"Who doesn't love hot cheese?": Cookbook author shares grilled cheese tips & a creamy burrata pasta

Salon spoke with Polina Chesnakova about her new cookbook "Hot Cheese" and got the recipe to her ooey, gooey pasta

By Ashlie D. Stevens

Food Editor

Published October 4, 2020 5:30PM (EDT)


The title of Polina Chesnakova's new cookbook, "Hot Cheese," immediately brings to mind some of the most comforting dishes on the planet: bubbling macaroni and cheese, savory enchiladas and crisp and creamy grilled cheese sandwiches. That's the beauty of the concept. 

As Chesnakova says, "you can find melted cheese in almost every cuisine...because it really does appeal to everyone." 

She spoke with Salon about how the book came together, her tips for making a better grilled cheese sandwich, her thoughts on fondue making a serious comeback — and shared her recipe for Butternut Squash, Ricotta, Pancetta Stuffed Shells with Baked Burrata. 

What drew you to the idea of doing a cookbook centered on cheese? 

Prior to working on the book, I was writing for "Culture" magazine. I had started out as an intern with them and after I finished my internship, I continued to write a lot of their cooking features because I had a culinary background. I loved cooking with cheese — not just eating cheese on cheese plates, but cooking with it. A few years ago, Chronicle found my work through "Culture" and they actually came up with the idea of "Hot Cheese."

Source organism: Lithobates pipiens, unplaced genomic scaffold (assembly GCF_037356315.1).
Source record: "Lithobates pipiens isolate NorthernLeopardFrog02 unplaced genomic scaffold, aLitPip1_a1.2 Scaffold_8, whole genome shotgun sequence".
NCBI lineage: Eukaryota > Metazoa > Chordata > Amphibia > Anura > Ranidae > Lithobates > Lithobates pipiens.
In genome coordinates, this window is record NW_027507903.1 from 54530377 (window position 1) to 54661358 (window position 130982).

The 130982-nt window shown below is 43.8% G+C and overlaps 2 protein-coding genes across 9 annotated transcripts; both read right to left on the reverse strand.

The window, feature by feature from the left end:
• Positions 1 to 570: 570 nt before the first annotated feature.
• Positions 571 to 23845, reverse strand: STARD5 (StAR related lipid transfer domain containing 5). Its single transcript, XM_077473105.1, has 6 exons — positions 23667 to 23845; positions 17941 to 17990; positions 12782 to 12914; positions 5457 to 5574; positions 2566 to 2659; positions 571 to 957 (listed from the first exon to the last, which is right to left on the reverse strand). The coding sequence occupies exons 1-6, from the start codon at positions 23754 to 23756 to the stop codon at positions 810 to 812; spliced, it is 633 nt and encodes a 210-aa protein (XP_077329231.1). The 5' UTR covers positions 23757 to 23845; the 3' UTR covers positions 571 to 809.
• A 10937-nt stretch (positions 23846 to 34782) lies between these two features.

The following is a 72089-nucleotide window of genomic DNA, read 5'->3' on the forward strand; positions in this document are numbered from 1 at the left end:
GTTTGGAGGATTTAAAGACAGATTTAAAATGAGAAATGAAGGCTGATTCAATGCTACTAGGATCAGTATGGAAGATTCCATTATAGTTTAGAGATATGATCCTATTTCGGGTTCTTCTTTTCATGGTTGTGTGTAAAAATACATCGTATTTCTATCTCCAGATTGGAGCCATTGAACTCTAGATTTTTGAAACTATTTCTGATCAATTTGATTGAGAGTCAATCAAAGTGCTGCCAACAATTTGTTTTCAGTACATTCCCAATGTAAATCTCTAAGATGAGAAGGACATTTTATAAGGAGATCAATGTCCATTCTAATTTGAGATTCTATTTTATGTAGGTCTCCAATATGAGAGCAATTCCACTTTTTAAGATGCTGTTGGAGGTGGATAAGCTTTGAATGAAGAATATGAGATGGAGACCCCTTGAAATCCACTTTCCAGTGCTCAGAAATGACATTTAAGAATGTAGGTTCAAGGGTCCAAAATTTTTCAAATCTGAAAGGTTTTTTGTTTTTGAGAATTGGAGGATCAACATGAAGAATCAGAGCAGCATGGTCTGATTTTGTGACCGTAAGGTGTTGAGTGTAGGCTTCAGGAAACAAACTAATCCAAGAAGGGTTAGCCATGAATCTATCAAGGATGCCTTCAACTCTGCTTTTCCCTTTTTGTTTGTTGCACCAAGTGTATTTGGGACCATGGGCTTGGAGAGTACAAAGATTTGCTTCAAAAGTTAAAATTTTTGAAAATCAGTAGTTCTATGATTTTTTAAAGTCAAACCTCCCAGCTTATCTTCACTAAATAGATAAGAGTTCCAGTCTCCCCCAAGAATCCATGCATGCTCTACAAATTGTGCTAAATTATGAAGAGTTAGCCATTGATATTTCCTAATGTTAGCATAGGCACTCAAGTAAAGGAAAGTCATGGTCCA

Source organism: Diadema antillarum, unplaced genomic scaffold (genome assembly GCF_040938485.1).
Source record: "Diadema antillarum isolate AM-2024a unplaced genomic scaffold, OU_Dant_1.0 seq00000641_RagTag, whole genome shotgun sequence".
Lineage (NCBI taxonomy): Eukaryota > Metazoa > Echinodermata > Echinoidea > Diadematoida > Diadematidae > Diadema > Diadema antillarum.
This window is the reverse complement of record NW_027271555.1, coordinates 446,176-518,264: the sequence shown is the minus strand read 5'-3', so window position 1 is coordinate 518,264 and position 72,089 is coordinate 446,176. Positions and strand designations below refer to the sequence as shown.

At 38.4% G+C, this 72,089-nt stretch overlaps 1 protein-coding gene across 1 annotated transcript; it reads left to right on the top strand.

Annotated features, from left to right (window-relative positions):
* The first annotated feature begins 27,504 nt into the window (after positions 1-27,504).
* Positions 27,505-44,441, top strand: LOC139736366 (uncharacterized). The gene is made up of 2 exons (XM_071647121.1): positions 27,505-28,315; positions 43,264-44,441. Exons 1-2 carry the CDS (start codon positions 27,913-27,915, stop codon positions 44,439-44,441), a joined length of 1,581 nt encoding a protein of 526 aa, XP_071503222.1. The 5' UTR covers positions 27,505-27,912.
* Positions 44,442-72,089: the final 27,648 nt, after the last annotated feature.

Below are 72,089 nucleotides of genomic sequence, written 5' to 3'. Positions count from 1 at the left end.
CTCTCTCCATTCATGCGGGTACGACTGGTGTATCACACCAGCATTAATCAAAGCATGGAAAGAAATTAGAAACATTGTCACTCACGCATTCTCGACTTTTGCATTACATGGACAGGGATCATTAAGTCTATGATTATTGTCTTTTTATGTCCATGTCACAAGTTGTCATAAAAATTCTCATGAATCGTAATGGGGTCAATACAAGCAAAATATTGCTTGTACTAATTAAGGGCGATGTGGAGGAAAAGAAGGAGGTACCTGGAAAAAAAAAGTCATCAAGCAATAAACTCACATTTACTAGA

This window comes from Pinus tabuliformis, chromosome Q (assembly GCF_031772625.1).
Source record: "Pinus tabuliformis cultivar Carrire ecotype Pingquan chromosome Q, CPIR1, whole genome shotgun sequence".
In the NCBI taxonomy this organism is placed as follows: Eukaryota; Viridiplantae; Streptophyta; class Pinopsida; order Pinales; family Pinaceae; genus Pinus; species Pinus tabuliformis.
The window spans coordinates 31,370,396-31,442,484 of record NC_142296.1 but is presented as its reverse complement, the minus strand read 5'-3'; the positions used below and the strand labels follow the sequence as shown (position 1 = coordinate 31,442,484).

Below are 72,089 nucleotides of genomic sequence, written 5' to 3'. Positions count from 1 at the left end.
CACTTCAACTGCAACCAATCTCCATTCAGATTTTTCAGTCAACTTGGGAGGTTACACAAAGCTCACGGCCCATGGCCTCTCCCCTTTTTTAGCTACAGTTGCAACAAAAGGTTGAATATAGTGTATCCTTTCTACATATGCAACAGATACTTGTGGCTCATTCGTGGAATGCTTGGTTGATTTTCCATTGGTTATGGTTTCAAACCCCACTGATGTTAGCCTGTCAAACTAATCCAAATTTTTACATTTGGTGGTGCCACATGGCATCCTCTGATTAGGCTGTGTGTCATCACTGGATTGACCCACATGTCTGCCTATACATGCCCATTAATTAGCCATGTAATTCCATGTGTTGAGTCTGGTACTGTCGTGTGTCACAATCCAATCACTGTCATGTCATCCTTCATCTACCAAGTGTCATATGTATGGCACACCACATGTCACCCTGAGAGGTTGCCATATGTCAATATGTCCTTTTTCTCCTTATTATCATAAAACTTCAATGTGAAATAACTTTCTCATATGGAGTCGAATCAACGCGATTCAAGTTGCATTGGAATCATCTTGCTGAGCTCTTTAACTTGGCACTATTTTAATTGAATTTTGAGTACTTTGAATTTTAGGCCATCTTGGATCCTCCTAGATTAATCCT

They wanted to see if I was interested in the idea, and I was, so I kind of took it and ran with it. I think at the end of the day, for me, hot cheese just has a sort of magic to it. Something about it is universally appealing. The number one response I received when I told them that I was working on a hot cheese cookbook was like, "Oh my gosh, who doesn't love hot cheese?" I've lost count of the number of times people have said that. 

So, I really think there's something exciting about when you apply heat to cheese — there's always that moment of suspense before it hits the table. 

Well, and to that point of hot cheese having a universal appeal, this book features a really diverse mix of recipes from all across the globe. Was that intentional?

Very much so. You can find melted cheese in almost every cuisine and, again, it's because it really does appeal to everyone. There were a handful of recipes that I just kind of grew up eating like the Georgian Khachapuri and the Russian French-style Chicken. My family is from the Republic of Georgia and Russia, so I knew immediately that I wanted to include those recipes, but then I just kind of looked across cultures just because I wanted to make the book inclusive and also exciting for folks. I wanted to  expose them to new ideas of eating cheese and combining ingredients that they normally wouldn't have thought, so that was definitely intentional. Once I started researching, I found hot cheese in almost every cuisine and it was hard to narrow it down. 

So, I have a couple specific questions based on the recipes in your book. First up, tell me about some of your tips for making a better grilled cheese? I think it's something that people are making a lot right now because it's both simple and comforting.